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Lost Highway

Another Lynch film, I know. But I saw it for the first time last night and wanted to blog about it while it was still fresh in my memory. I’ll review a non-Lynch film one day, I promise…The film is sort of a spiritual predecessor to Mulholland Drive, and opens in a similar style- driving along a highway (see left) with a very effective and mood-setting soundtrack (the song in this case being David Bowie‘s I’m Deranged. In fact, the entire soundtrack (as with all Lynch films I’ve seen to date) works very well, the likes of Rammstein adding to the nightmarish freakishness of much of the film. 

Having seen Mulholland Drive first, I could see how the ideas, motifs and structure of that film were a continuation of Lost Highway, could see how his style involved. However, the latter (made in 1997), though by all means a fascinating and original film, is by no means as sophisticated and complex as the former (made in 2001). Similar motifs in both films include the use of dark corridors and corners to heighten tension- as you cannot see what is lurking around the corner!, psychological breakdown and repression, relationship breakdowns; as well as common visual motifs such as Mulholland Drive (the highway) and in fact the same type of telephone is used in both films. The films also follow a similar structure: what Slavoj Žižek calls a “bipartite structure”, creating a contradictory storyline that can be very confusing. Without giving too much away, halfway or so through the film, everything changes and it no longer makes sense (at least, in the literal sense). In both films, the action of the film (can be interpreted to) represent(s) the psyche of the protagonists, in terms of dreams or hallucinations. An interesting comparison of both films can be found here

The film begins with protagonist Fred Madison being told the cryptic words “Dick Laurent is dead” by an unseen visitor at the intercom. This directly ties into the end of the film (a satisfying full-circle at the ending, complete with a rehash of the opening credits and Bowie), but I won’t tell you how, because that would spoil all the fun! Another example of the postmodern nature of the film is the intense focus upon the inner character, his psychological state– mostly twisted and pathological. As in Mulholland Drive, the development of the protagonist is shown in the action of play; and the surreal, contradictory plot reflects the breakdown of the character’s psyche. The use of the device known as “unreliable narrator” means that we experience the events of the film through the protagonist’s phenomenological field, not from the objective, privileged perspective we are accustomed to.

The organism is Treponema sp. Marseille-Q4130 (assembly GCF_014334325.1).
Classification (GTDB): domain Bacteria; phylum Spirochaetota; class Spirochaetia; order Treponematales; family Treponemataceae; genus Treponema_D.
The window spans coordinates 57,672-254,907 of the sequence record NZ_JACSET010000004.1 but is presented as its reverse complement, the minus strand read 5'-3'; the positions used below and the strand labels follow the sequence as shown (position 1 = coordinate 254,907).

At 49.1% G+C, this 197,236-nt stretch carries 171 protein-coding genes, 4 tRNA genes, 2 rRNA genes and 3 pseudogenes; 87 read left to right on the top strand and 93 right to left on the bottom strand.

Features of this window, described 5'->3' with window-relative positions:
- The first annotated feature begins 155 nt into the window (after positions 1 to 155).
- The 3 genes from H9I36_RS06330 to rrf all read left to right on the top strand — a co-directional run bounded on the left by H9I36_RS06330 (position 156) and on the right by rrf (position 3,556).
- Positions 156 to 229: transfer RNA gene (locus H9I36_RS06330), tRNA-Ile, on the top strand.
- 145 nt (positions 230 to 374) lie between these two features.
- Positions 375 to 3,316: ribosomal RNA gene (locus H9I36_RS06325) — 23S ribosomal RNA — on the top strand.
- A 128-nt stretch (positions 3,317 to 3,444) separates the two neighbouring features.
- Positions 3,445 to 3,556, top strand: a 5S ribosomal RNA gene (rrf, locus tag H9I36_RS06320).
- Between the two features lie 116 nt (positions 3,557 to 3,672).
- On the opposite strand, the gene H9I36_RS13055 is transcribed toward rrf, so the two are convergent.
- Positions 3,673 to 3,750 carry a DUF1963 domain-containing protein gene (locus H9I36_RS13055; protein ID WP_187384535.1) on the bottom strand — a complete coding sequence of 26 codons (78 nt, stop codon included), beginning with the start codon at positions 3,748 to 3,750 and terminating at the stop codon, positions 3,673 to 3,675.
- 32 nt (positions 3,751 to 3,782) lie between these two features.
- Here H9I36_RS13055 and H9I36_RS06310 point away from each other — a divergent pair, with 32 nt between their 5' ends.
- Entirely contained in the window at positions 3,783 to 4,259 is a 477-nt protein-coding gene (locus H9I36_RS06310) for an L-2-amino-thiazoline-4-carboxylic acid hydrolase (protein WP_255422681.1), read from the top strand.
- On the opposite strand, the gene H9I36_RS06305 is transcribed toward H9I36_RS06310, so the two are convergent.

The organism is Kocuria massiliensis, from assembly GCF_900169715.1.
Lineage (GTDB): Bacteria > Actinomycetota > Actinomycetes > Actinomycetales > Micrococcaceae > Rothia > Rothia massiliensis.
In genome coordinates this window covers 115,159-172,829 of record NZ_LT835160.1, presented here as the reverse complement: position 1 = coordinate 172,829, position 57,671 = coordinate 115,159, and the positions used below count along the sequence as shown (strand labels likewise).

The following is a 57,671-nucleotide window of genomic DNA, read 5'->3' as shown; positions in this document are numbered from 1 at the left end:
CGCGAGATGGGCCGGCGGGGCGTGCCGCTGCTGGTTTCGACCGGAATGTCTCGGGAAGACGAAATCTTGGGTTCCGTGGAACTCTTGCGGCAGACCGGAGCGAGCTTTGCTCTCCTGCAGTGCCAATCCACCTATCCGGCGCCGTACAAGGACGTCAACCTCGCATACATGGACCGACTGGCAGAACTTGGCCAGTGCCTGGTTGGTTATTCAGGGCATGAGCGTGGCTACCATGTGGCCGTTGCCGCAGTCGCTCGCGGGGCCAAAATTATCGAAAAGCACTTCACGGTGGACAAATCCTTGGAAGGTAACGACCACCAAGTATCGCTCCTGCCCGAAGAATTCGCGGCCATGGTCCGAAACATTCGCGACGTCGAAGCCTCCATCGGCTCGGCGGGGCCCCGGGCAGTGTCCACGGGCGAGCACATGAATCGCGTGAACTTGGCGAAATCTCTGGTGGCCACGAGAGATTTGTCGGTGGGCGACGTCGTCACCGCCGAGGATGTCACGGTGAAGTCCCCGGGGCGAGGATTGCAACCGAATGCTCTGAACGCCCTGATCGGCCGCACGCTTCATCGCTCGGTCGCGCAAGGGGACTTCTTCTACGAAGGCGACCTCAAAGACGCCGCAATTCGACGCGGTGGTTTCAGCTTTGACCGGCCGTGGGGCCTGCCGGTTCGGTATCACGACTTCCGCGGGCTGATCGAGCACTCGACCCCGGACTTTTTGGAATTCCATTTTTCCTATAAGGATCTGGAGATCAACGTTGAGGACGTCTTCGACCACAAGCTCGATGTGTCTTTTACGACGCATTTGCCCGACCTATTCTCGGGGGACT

In fact, it just occurred to me that this focus on the character and the inner (in Lynch’s case, SICK!) self is the polar opposite of Greek drama. This talk of characterisation affecting plot reminded me of the time we studied EuripidesMedea in Literature class and an essay I wrote on that, with reference to Aristotle’s seminal work Poetics, in which he states that characterisation is secondary to plot and significant insofar as it affects the latter. I found this really interesting, especially considering the way the medium of the fiction affects the story’s focus and the way it is told. For Euripides and other Greek dramatists, their plays were acted out in large auditoriums where the actors could not be seen closely and often wore masks (to make obvious their “mood”) and large gloves (to help accentuate gestures). In this setting, it would only be natural that the playwright would not be able to manipulate very many factors in the presentation of the play, so language and plot would be of utmost importance to communicate the message of the play. On the other hand, the medium of film, especially with special effects and the use of cinematography to influence the way the viewer responds to the film, gives the director an incredible level of control over the way the story is told and enables a complex exploration of characters and their psyches. (I’m well aware this paragraph is clumsy, but I’m tired and can’t be bothered making it more coherent- as long as you get the point that the postmodern focus on characterisation is the polar opposite of the prime importance of plot in ancient Greek drama).